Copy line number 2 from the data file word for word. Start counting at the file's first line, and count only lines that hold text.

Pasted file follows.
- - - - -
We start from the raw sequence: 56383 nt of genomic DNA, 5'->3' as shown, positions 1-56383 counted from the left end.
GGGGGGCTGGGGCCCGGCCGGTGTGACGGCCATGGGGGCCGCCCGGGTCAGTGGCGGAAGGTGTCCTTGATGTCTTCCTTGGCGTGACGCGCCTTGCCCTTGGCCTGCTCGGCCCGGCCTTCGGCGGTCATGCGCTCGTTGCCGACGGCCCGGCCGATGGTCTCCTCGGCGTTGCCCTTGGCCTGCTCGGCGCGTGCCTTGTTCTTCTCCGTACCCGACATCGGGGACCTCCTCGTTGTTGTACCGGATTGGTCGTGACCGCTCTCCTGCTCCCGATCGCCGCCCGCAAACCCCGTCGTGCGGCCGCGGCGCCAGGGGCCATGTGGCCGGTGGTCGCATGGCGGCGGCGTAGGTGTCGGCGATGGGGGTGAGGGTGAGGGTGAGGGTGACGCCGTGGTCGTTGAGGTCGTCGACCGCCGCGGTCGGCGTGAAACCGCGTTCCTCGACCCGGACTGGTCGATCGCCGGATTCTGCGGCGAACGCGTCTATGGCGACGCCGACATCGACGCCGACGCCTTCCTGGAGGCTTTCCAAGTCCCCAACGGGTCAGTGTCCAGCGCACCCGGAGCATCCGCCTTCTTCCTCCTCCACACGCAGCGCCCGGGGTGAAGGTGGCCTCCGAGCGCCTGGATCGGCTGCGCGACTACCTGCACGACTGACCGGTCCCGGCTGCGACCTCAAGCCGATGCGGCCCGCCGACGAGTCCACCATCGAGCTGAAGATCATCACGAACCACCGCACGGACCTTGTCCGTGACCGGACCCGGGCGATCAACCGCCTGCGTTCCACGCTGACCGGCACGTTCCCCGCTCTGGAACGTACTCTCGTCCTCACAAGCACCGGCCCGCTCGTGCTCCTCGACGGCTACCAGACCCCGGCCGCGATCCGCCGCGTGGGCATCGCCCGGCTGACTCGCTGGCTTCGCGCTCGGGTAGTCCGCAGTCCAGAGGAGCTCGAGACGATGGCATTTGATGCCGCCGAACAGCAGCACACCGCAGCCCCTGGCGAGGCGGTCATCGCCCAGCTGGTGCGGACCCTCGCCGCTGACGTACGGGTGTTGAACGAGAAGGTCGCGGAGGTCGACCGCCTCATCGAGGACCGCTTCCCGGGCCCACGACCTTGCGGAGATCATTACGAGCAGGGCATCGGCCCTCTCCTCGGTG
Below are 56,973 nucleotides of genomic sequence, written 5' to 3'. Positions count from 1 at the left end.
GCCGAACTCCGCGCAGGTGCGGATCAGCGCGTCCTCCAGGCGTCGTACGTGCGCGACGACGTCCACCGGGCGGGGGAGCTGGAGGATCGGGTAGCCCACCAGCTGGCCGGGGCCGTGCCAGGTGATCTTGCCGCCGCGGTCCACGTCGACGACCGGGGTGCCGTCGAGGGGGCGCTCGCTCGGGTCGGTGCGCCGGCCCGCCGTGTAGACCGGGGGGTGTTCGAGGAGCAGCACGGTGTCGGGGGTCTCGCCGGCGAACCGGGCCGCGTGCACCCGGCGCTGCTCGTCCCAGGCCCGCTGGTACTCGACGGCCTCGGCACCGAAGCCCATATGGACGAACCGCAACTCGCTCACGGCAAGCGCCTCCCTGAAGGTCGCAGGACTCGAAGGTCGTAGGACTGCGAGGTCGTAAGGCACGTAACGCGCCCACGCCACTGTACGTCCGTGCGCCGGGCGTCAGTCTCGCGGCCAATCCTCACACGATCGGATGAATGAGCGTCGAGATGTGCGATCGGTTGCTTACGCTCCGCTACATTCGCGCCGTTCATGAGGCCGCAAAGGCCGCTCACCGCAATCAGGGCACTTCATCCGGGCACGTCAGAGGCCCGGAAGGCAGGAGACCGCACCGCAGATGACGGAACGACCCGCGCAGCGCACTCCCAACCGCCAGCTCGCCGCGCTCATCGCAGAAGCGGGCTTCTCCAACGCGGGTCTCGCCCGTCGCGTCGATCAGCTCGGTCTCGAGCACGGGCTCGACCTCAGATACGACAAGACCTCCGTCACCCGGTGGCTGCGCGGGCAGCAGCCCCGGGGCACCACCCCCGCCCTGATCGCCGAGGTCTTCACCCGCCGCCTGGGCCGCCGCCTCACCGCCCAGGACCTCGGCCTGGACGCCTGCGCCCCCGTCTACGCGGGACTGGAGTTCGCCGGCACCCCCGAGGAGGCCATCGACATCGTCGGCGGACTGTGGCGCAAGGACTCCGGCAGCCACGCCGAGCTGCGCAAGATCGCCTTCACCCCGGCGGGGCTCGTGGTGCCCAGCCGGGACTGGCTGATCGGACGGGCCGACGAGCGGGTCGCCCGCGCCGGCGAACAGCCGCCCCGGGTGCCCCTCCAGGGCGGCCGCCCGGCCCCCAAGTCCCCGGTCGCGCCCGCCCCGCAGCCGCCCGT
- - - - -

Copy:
GGGGGGCTGGGGCCCGGCCGGTGTGACGGCCATGGGGGCCGCCCGGGTCAGTGGCGGAAGGTGTCCTTGATGTCTTCCTTGGCGTGACGCGCCTTGCCCTTGGCCTGCTCGGCCCGGCCTTCGGCGGTCATGCGCTCGTTGCCGACGGCCCGGCCGATGGTCTCCTCGGCGTTGCCCTTGGCCTGCTCGGCGCGTGCCTTGTTCTTCTCCGTACCCGACATCGGGGACCTCCTCGTTGTTGTACCGGATTGGTCGTGACCGCTCTCCTGCTCCCGATCGCCGCCCGCAAACCCCGTCGTGCGGCCGCGGCGCCAGGGGCCATGTGGCCGGTGGTCGCATGGCGGCGGCGTAGGTGTCGGCGATGGGGGTGAGGGTGAGGGTGAGGGTGACGCCGTGGTCGTTGAGGTCGTCGACCGCCGCGGTCGGCGTGAAACCGCGTTCCTCGACCCGGACTGGTCGATCGCCGGATTCTGCGGCGAACGCGTCTATGGCGACGCCGACATCGACGCCGACGCCTTCCTGGAGGCTTTCCAAGTCCCCAACGGGTCAGTGTCCAGCGCACCCGGAGCATCCGCCTTCTTCCTCCTCCACACGCAGCGCCCGGGGTGAAGGTGGCCTCCGAGCGCCTGGATCGGCTGCGCGACTACCTGCACGACTGACCGGTCCCGGCTGCGACCTCAAGCCGATGCGGCCCGCCGACGAGTCCACCATCGAGCTGAAGATCATCACGAACCACCGCACGGACCTTGTCCGTGACCGGACCCGGGCGATCAACCGCCTGCGTTCCACGCTGACCGGCACGTTCCCCGCTCTGGAACGTACTCTCGTCCTCACAAGCACCGGCCCGCTCGTGCTCCTCGACGGCTACCAGACCCCGGCCGCGATCCGCCGCGTGGGCATCGCCCGGCTGACTCGCTGGCTTCGCGCTCGGGTAGTCCGCAGTCCAGAGGAGCTCGAGACGATGGCATTTGATGCCGCCGAACAGCAGCACACCGCAGCCCCTGGCGAGGCGGTCATCGCCCAGCTGGTGCGGACCCTCGCCGCTGACGTACGGGTGTTGAACGAGAAGGTCGCGGAGGTCGACCGCCTCATCGAGGACCGCTTCCCGGGCCCACGACCTTGCGGAGATCATTACGAGCAGGGCATCGGCCCTCTCCTCGGTG